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Happy Halloween! Honey Soy Roasted Pumpkin Seeds

It is Halloween in Australia, and peak of the pumpkin season.  Roasted pumpkin seeds are a hugely healthy and totally addictive snack.  And they are so easy.

Halloween, or Samhain, marks the midpoint between autumn equinox and the mid-winter solstice. It is the last of the three traditional harvest seasons, marking the real last this-is-it end of summer – and it feels like it.  The weather has turned here. As far as day length goes, it is now officially winter – the season of the shortest days, and though, because the earth has lots of thermal mass the temperature drop lags by a few weeks, it really feels like winter today.

We celebrate with a progressive dinner, and this year due to my current obsession with sourdough, I’m starting off the feast with breads and dips.  On my kitchen bench I currently have rising a loaf of rye and caraway, one of olive and thyme, one of semi-sundried tomato, garlic and basil pesto, and one of pumpkin and sunflower seeds.  Here’s hoping they turn out!

But meanwhile, I’ve roasted the pumpkin seeds to snack on.

The Recipe:

Scoop the seeds out of the pumkin and into a bowl.  Fill the bowl with cold water and roughly wash the seeds.  Much of the pulp will float and can be scooped out.

Tip into a colander and wash a bit more.  Much of the rest of the pulp will wash through. Then it is very easy to pick out the last bits of pulp. Don’t worry if you miss some – it adds to the flavour.

Let the seeds dry in the colander for a little while.  They don’t have to be quite dry, just not sopping.  Tip them into a bowl with a teaspoon of olive oil, a teaspoon of soy sauce and a half a teaspoon of honey.

Stir this to coat the seeds, then tip them onto a baking tray and spread them so they are a single layer.

Bake in a moderate oven for around 30 minutes, stirring occasionally, until they are well browned.  (I like them a bit darker than golden).  Watch them at the end as they turn quickly.

Try to at least let them cool before eating them all!


{ 7 comments… add one }
  • Frogdancer April 30, 2011, 9:18 am

    These sound great. My third son and I eat just plain roasted pumpkin seeds with salt, but these seem dangerously addictive!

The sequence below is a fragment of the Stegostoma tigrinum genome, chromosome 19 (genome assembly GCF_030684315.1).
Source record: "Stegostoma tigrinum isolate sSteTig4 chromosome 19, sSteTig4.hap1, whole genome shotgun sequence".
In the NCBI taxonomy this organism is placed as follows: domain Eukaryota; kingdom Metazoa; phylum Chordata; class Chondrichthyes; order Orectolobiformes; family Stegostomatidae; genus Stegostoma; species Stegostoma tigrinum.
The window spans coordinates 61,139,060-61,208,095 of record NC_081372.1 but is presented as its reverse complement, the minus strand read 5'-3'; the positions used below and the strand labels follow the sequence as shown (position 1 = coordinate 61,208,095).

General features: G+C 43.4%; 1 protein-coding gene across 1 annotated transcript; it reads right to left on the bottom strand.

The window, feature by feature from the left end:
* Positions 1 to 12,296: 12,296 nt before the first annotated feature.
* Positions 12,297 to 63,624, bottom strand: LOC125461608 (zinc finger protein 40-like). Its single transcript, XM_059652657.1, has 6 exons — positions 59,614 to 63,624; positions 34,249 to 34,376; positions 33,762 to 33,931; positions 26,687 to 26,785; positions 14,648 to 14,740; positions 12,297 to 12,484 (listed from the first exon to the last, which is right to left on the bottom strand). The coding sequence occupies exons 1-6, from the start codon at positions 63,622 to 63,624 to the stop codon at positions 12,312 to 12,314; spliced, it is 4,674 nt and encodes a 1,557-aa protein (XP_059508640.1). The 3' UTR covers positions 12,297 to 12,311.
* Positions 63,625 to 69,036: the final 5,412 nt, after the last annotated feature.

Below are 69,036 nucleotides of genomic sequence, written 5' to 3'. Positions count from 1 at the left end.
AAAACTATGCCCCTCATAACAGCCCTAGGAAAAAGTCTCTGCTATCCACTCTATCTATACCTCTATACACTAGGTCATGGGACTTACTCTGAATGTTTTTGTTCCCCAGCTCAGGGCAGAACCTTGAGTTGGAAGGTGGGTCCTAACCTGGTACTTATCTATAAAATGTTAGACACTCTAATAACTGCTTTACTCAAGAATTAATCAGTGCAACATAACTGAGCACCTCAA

• Celia @ Fig Jam and Lime Cordial April 30, 2011, 2:42 pm

    Linda, I know this is a daft question, but do you eat the whole seed, or shell it and just eat the inside? I’ve never tried pumpkin seeds, but I grew up on little black seeds that we used to crack open and eat the centres of – I never knew what they came from, now that I think about it! 🙂

  • Linda Woodrow April 30, 2011, 3:56 pm

    The pepitas that you buy (green and a bit bigger than a sunflower seed) are pumpkin seeds – blokes in particular should eat lots as they are a great source of zinc. If you have big fat seeds from a Queensland Blue you can shell them, but for the smaller seeds from most pumpkins, fresh and crisp like this, I eat the whole seed shell and all.

  • Jason Dingley May 4, 2011, 1:18 pm

    Melanie and I do them roasted plain with salt as well. Initially we were not that taken by them. But we each kept catching each other going back for more. I found every time I walked past the pantry I couldn’t help but sneak a hand full. They remind me of pork crackling (I haven’t eaten that since I was a kid, so don’t quote me on it).

    I am impressed and inspired that you have taken ownership of the Halloween celebration for the southern hemisphere. Did you do the pumpkin calving and wear a pear of devil horns?

  • Linda May 4, 2011, 1:33 pm

    Occasional pumpkin carving – they do make great decorations with a candle inside creating a warm orange light, and this time of year we can afford to waste some. And occasionally a theme that lends itself to fancy dress. This year we celebrated the origins of different foods, and my group based the first course around bread and dressed up as Sumarians (sort of!) Last year’s theme was Shakespeare which allowed for lots of costumery, But the main event is a progressive dinner, walking house to house for each course. Great fun, and you can really feast with a walk between each course. All these traditional festivals were invented as markers for the seasons, and they work so much better like that. Halloween at pumpkin season and easter at egg season.

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